Custody and Divorce cases are probably the most difficult cases to investigate. A quote by Jonathan Edwards: “There are always two sides to every story” and indeed there are. Between both lies the truth.
In this blog we will concentrate on “Custody”: Usually the court awards custody prior to the final decree when the divorce is final, or at the original custody hearing. When physical custody is awarded to a sole parent it has either been a joint decision or one parent has been proven in court to be unfit. Unfit could suggest that one parent isn’t financially able to care for the children on a fulltime basis, or that one parent isn’t employed, doesn’t have proper living quarters, etc. Additionally, unfit could indicate an alcohol or drug addiction, abusive behavior or mental instability.
What happens when the non-custodial parent files a change of custody? Our investigation could take different paths depending upon who we are working with, the custodial parent or the non-custodial parent.
Example of an investigation when we are working with the current custodial parent: We would request all information as to why the non-custodial parent was denied custody at the time of the divorce or the initial custody hearing. We would ask if there have been any changes in the life of the custodial parent, i.e. loss of job, relationship issues, change of residency and/or any other reason why the change of custody was requested. We would also want to know if either parent is being represented by an attorney. If our perspective Client has retained an attorney, usually our company would be referred by that law firm. We would want to have “Attorney Client Privilege”, therefore all work product would be sent directly to the attorney and he/she would be our Client.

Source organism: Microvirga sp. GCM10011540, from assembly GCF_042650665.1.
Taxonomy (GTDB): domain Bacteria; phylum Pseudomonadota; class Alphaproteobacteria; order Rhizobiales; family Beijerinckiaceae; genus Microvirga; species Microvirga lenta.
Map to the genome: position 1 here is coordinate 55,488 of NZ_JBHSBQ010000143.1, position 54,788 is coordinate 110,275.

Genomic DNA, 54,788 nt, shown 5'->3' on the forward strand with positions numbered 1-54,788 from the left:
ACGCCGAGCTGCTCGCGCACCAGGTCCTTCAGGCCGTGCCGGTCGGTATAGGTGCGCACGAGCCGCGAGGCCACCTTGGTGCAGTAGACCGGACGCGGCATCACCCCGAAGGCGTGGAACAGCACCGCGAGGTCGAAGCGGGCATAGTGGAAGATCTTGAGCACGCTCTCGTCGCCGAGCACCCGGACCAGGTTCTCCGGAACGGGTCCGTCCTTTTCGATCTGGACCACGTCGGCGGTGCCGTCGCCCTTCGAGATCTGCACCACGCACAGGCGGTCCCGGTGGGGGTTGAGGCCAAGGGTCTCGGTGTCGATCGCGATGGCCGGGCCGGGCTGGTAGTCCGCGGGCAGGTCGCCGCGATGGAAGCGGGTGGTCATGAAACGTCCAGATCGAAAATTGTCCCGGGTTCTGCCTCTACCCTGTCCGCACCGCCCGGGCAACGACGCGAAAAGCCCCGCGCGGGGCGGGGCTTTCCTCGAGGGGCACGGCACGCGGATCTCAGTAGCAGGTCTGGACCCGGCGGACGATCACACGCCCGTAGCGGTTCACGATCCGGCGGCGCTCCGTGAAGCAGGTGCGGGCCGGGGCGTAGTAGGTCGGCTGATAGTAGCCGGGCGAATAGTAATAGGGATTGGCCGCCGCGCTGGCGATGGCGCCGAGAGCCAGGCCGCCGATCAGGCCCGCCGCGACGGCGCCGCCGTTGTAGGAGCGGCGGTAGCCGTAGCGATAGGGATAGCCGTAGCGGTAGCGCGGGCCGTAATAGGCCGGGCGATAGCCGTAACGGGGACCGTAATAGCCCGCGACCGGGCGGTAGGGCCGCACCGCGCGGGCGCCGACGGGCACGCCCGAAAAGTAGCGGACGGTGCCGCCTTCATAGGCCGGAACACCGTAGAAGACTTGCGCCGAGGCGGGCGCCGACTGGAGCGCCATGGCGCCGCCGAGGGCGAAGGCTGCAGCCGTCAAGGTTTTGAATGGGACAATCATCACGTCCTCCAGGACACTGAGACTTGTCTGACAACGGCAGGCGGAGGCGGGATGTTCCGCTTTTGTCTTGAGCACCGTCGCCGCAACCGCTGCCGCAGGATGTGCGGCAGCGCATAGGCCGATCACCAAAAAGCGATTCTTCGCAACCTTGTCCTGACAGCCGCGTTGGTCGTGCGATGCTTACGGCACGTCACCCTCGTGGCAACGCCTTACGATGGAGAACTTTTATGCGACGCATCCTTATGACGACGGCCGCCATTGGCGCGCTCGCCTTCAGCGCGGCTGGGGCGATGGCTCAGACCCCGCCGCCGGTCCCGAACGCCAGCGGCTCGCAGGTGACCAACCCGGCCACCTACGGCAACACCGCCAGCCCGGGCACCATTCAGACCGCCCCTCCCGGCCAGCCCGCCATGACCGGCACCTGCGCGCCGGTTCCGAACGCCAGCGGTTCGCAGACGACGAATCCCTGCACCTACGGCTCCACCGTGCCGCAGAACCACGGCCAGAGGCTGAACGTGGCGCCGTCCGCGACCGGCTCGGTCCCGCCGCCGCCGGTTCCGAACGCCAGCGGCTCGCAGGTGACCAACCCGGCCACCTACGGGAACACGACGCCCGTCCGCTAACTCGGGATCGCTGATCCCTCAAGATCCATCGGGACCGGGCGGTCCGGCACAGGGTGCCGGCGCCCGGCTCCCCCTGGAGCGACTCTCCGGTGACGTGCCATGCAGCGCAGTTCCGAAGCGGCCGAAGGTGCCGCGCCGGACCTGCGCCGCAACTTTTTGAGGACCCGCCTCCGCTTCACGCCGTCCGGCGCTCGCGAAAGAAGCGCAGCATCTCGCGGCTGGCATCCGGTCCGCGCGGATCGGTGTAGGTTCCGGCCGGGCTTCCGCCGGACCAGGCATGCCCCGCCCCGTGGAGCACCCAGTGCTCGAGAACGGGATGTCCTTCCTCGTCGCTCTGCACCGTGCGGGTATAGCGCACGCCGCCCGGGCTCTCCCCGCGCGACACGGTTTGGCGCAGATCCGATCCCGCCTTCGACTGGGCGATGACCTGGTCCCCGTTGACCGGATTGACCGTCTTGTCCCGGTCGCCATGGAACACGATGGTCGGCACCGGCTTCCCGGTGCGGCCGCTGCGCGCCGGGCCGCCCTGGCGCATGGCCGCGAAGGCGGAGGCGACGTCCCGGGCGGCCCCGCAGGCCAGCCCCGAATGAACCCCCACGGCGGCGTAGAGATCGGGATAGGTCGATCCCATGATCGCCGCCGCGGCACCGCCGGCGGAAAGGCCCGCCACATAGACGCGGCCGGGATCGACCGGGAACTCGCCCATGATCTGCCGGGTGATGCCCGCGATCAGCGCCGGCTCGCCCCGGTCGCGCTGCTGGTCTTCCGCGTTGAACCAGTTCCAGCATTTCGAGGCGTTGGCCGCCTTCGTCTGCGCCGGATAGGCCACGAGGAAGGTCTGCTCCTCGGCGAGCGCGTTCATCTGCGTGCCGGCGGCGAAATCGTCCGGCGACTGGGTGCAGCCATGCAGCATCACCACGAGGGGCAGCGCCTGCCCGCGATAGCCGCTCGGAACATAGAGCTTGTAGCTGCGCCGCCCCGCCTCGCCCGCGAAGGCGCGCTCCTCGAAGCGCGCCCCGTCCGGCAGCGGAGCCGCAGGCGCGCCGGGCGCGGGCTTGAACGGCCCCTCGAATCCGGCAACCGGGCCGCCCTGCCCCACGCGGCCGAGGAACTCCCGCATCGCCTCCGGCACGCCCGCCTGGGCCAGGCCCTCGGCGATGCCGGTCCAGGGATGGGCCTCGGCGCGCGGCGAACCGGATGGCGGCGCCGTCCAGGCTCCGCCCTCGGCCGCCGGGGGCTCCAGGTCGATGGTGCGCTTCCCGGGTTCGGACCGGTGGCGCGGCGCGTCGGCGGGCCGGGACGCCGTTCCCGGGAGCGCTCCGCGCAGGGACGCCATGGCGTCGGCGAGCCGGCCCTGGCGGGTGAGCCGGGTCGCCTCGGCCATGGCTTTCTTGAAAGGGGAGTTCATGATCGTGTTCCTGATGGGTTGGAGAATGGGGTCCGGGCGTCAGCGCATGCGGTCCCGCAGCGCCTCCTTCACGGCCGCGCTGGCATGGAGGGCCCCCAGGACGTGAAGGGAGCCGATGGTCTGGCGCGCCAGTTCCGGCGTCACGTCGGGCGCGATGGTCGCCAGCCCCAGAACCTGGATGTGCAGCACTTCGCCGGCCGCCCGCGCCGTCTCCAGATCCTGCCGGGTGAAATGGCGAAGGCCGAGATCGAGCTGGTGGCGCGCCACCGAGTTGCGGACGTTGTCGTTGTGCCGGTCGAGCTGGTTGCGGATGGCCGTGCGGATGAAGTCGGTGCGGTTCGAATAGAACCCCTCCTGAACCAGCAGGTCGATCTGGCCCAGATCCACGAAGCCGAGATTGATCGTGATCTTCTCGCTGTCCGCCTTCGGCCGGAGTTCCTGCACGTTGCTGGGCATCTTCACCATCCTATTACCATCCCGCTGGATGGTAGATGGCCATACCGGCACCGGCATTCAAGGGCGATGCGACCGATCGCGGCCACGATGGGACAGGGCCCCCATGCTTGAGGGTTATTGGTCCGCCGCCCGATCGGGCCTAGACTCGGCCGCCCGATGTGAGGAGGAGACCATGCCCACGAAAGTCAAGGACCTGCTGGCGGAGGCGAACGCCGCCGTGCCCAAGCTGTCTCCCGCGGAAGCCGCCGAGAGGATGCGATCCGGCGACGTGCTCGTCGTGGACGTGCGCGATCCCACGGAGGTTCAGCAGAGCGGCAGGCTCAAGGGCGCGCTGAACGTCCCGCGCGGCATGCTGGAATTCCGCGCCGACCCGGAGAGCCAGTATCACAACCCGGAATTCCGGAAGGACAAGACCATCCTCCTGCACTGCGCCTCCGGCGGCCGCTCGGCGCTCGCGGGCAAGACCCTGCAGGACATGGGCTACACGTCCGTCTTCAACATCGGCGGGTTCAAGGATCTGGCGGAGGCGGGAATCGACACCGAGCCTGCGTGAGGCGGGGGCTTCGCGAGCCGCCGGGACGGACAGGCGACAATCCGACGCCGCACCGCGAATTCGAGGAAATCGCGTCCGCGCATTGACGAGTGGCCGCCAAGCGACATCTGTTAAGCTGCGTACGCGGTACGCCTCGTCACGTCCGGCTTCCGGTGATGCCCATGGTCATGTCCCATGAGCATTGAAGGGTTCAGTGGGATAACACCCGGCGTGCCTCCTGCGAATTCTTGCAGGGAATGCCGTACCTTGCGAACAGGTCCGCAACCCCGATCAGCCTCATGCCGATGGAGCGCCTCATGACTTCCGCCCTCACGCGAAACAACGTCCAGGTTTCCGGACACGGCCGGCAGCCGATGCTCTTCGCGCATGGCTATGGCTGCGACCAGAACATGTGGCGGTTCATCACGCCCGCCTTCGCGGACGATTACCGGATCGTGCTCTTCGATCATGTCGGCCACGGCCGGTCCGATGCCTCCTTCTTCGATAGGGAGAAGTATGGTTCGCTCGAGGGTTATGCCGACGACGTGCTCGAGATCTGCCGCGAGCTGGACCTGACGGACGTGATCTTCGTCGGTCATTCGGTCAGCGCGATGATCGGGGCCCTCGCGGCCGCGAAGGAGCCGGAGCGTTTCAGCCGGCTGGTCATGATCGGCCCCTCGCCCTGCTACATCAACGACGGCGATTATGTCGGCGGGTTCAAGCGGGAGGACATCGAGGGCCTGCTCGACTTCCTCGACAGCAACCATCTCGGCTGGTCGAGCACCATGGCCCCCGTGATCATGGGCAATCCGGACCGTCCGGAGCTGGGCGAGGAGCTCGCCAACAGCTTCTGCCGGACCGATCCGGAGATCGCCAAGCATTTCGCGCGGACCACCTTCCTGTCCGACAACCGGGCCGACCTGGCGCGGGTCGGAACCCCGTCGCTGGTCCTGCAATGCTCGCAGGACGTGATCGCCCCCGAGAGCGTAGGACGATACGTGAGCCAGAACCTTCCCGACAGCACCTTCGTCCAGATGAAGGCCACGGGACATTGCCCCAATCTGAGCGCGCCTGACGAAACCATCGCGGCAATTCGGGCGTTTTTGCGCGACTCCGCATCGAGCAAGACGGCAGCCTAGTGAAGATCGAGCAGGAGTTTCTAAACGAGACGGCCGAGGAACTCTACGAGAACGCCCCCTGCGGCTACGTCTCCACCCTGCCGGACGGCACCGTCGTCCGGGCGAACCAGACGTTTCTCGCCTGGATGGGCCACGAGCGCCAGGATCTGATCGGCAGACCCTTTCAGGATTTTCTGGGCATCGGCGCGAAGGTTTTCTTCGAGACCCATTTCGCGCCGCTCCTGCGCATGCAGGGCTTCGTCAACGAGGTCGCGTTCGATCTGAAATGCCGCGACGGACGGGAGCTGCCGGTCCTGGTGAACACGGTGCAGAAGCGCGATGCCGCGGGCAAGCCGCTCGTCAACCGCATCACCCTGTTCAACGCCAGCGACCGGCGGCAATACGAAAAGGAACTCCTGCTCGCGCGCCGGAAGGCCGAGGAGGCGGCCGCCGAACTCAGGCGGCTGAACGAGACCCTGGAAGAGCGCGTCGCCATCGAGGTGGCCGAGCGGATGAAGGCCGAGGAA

If nothing has changed regarding the custodial parent, then the direction of the investigation would only entail the lifestyle of the non-custodial parent and any association they may have with others. We may run background checks to determine if they are linked to any criminal histories or a civil check for any court litigations. We may run a driving history that would show any DUI’s (driving ability), and if we are to conduct surveillance, obtain all registered vehicles linked. If the case required surveillance, we would recommend surveillance be conducted during a visitation period to observe activity. If they are forbidden to drive, visit a particular entity or person, are not to participate in a certain activity with the child(ren) present, we would video document any activity that would be considered inappropriate behavior.
Many times, the parent filing for change of custody will continue whatever lifestyle they are living, even under the recommendation of their attorney to be “On their best behavior”. Therefore, if they drink, they will continue to do so, if they visit a location they are forbidden by the court, they will still visit. We have observed the non-custodial parent to feel they are above being instructed what to do.
If the court awarded joint physical custody or even visitation and one parent has had a change of lifestyle that would be considered unhealthy or unsafe for the child(ren) we would ask the same questions and conduct the same type of investigation.
In the event that pornography is alleged by either party, the attorney may request forensic computer data recovery, recover deleted files on phone, and/or take a lie detector test.
The final report would include any documentation obtained from research, the dates and times of surveillance along with still photos to include a copy of the video from observation of any activity.
If you find yourself in a custody battle, a third-party observation may be just what you and your attorney need to win your case.
All in Investigations, Inc.
Brenda McGinley, CEO